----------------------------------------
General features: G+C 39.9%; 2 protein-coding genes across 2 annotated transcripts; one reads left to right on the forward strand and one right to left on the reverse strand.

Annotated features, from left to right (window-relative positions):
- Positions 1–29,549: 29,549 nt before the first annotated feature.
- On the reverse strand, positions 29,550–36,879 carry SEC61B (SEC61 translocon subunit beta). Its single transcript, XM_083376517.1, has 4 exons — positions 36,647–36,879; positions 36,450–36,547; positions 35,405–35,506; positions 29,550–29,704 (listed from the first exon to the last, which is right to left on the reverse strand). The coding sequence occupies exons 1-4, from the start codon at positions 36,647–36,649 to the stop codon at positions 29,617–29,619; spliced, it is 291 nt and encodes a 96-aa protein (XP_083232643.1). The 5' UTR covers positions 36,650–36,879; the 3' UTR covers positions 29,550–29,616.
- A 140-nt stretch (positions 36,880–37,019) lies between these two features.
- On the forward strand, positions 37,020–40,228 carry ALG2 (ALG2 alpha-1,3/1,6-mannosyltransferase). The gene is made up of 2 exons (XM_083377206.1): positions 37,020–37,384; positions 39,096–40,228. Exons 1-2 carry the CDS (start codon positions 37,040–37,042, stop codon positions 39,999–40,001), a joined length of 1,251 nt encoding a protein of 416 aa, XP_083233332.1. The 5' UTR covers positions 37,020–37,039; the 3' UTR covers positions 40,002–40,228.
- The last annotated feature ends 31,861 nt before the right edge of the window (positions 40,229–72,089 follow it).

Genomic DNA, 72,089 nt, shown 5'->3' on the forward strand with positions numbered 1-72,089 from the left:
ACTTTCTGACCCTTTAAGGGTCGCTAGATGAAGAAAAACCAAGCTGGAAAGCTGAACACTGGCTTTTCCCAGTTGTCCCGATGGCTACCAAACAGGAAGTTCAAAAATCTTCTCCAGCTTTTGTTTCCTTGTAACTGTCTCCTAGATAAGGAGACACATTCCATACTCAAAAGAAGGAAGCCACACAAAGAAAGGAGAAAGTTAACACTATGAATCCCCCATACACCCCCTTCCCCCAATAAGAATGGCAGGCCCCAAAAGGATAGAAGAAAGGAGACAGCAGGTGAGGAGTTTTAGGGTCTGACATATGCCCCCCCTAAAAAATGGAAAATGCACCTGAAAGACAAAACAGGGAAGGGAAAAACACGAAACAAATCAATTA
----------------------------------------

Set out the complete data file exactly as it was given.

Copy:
General features: G+C 39.9%; 2 protein-coding genes across 2 annotated transcripts; one reads left to right on the forward strand and one right to left on the reverse strand.

Annotated features, from left to right (window-relative positions):
- Positions 1–29,549: 29,549 nt before the first annotated feature.
- On the reverse strand, positions 29,550–36,879 carry SEC61B (SEC61 translocon subunit beta). Its single transcript, XM_083376517.1, has 4 exons — positions 36,647–36,879; positions 36,450–36,547; positions 35,405–35,506; positions 29,550–29,704 (listed from the first exon to the last, which is right to left on the reverse strand). The coding sequence occupies exons 1-4, from the start codon at positions 36,647–36,649 to the stop codon at positions 29,617–29,619; spliced, it is 291 nt and encodes a 96-aa protein (XP_083232643.1). The 5' UTR covers positions 36,650–36,879; the 3' UTR covers positions 29,550–29,616.
- A 140-nt stretch (positions 36,880–37,019) lies between these two features.
- On the forward strand, positions 37,020–40,228 carry ALG2 (ALG2 alpha-1,3/1,6-mannosyltransferase). The gene is made up of 2 exons (XM_083377206.1): positions 37,020–37,384; positions 39,096–40,228. Exons 1-2 carry the CDS (start codon positions 37,040–37,042, stop codon positions 39,999–40,001), a joined length of 1,251 nt encoding a protein of 416 aa, XP_083233332.1. The 5' UTR covers positions 37,020–37,039; the 3' UTR covers positions 40,002–40,228.
- The last annotated feature ends 31,861 nt before the right edge of the window (positions 40,229–72,089 follow it).

Genomic DNA, 72,089 nt, shown 5'->3' on the forward strand with positions numbered 1-72,089 from the left:
ACTTTCTGACCCTTTAAGGGTCGCTAGATGAAGAAAAACCAAGCTGGAAAGCTGAACACTGGCTTTTCCCAGTTGTCCCGATGGCTACCAAACAGGAAGTTCAAAAATCTTCTCCAGCTTTTGTTTCCTTGTAACTGTCTCCTAGATAAGGAGACACATTCCATACTCAAAAGAAGGAAGCCACACAAAGAAAGGAGAAAGTTAACACTATGAATCCCCCATACACCCCCTTCCCCCAATAAGAATGGCAGGCCCCAAAAGGATAGAAGAAAGGAGACAGCAGGTGAGGAGTTTTAGGGTCTGACATATGCCCCCCCTAAAAAATGGAAAATGCACCTGAAAGACAAAACAGGGAAGGGAAAAACACGAAACAAATCAATTA